Clocking In

For low-wage workers, overtime may get more lucrative.
Magazine Contributor
2 min read

This story appears in the July 2003 issue of Entrepreneur. Subscribe »

In a balancing act worthy of a high-wire performer, the Labor Department has proposed changes to the law that dictates who gets overtime pay. The changes to the "white-collar exemptions" of the Fair Labor Standards Act would entitle more hourly employees to time and a half and clarify provisions that have allowed salaried workers to sue employers for overtime.

There are two different sets of problems with the current exemptions. First, the wage thresholds, last adjusted in 1975, are so low that even minimum-wage employees working 40-hour weeks qualify as "white-collar" workers who don't have to be paid overtime. The department's proposed modifications would raise the salary threshold from $155 a week to $425 a week. The impact would be to increase the wages of 1.3 million lower-income workers and reduce the number of low-wage salaried workers currently being denied overtime pay. While employers would have to pay some workers more, they would be insulated against lawsuits for violations of the complex "salary basis" test and so-called "no docking" rule. This test in effect limits employers' ability to "dock" exempt employees' pay for partial-day personal absences and disciplinary violations.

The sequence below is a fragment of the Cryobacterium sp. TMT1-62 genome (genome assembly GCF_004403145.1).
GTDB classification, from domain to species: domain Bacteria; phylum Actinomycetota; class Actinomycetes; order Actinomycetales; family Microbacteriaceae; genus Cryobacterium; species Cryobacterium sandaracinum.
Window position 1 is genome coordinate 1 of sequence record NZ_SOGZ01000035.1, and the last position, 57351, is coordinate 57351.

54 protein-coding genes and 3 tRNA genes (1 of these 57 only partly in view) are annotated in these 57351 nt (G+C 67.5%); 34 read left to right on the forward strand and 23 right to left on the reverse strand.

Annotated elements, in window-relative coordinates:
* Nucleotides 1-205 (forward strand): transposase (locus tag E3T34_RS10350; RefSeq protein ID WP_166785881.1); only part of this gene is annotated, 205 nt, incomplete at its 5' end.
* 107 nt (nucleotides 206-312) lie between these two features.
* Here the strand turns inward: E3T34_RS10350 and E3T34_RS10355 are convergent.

Meanwhile, the House was approving alternatives to overtime. The House Education and Workforce Subcommittee on Workforce Protections passed the Family Time Flexibility Act (H.R. 1119) on April 3. The bill allows private-sector workers to trade overtime hours worked for comp time. If the employer and the employee (or, in union shops, the union) agree, employees can begin banking up to 160 hours of paid time off, to use at the worker's discretion.


Stephen Barlas is a freelance business reporter who covers the Washington beat for 15 magazines.

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